The Proven Playbook for Strategic Account Planning and Expansion

On the surface, strategic account planning seems simple. You have access. You have the relationships. And the customer has a vested interest in meeting with you to ensure they receive the value they expect – what could go wrong?On the surface, strategic account planning seems simple. You have access. You have the relationships. And the customer has a vested interest in meeting with you to ensure they receive the value they expect – what could go wrong?

Two problems stand in your way: inefficient resource allocation and a lack of buyer confidence.
Effective account planning never happens by accident. You must be deliberate and methodical in your approach – and when you get it right, the benefits speak for themselves:

● Sellers who regularly use strategic account plans are 2x more likely to identify significant growth opportunities. (Gartner)
Research shows that sales professionals who actively use account plans are far more likely to build buyer confidence, resulting in low-regret deals.

Yet, how do you efficiently identify high-potential opportunities and create a focused plan for execution, time and priority management? In this post, I’ll share a proven playbook that’s worked for me – from my first field sales job as an account manager to today.



Remember: The overarching goal of account expansion is not merely to grow the account by any means necessary, but to improve it – adding impactful value to the organization and creating a lasting partnership. With this in mind, step one is research.

Account intelligence is your best friend. You’ll need to develop workflows for uncovering a target account’s organizational structure, business goals and challenges, and their plans for growth broken down by individual business units. The good news is that there are SaaS tools in the market that make this process efficient and intuitive.

On the other hand, if you’re doing the research the old-fashioned way, uncover the information that enables you to answer these questions:

● What markets are they operating in, and what drives those markets?
● Are those markets growing, contracting or holding steady?
● Are there industry trends, opportunities or threats to their business?
● What are the profitability trends over the past several years, and have mergers, acquisitions or divestitures impacted these?
● Who are the key stakeholders, and which of these would be interested in your offering?

Ideally, you should know this information for any target account. To drive account expansion and customer value, it’s imperative to develop an advanced understanding of the above.

White-Space Analysis

From here, perform a white-space analysis – it can be as high-level or as granular as needed. The idea is to create a visual representation of the areas where you haven’t sold your products to create opportunities and increase the revenue you’ll earn from the account. A simple Excel spreadsheet can be all you need to get started. The next step is to map stakeholders and relationships across the organization to identify the executives who will likely be involved in a decision to purchase and install your products and services.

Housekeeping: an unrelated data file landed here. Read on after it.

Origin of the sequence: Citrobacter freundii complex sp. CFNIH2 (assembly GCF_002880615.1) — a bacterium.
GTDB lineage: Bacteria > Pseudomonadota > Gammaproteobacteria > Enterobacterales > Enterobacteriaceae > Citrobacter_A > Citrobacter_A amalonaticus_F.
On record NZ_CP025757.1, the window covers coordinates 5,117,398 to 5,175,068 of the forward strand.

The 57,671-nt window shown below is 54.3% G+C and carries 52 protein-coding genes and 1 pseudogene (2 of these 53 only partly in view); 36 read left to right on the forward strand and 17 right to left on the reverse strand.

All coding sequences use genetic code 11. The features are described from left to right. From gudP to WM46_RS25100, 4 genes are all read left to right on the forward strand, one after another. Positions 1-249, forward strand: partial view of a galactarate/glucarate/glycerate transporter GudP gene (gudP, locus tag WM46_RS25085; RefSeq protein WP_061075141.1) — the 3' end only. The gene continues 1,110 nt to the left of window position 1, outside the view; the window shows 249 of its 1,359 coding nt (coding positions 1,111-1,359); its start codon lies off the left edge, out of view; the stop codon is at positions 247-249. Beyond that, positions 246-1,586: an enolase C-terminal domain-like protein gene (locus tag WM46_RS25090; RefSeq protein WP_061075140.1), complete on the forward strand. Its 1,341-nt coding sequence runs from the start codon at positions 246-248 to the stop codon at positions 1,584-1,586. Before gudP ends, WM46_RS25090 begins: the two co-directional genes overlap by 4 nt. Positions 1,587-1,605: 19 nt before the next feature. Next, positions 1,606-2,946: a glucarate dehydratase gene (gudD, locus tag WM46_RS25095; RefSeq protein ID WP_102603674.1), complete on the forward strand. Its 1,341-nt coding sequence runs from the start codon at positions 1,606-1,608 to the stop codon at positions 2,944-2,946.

Apply the same exercise to help keep track of the competition. Where is the competition installed, and is there an opportunity to educate prospects on the contrasting elements of your offerings? Ultimately, you must find a way to successfully differentiate while adding incremental value.

Human-to-Human Connection

Prospecting inside of existing accounts is still prospecting. Once you’ve identified the individuals you’ll need to gain access to, focus on earning that first meeting with value-added interruptions and targeted content.

It’s also an excellent opportunity to put your pre-existing relationships to work for you. Who can your current contacts introduce you to or invite to your next call? Maybe your contact is even willing to share their successes in working with you with their colleagues. Consider partnering with your clients to offer a short webinar to their peers across the company.

Now, this isn’t a sale pitch. It’s a value-add on issues that the audience is currently facing. Once they identify you as a valuable resource, you’ll have the opportunity to develop rapport and determine if you can add value to them and their business area.

And never forget the power of your network – decision-makers change jobs regularly. There might be someone outside of the company but in your network who is willing to broker a warm introduction.


Despite the frenzy of many sales orgs to go after new customers, high-growth organizations always see the value of customer retention and expansion. When sales professionals focus on improving the accounts they work with and adding value at every turn, you’ll enjoy the benefits of expansion sales and create customers for life.

           For more selling advice, check out:

As always, Sell with Value,


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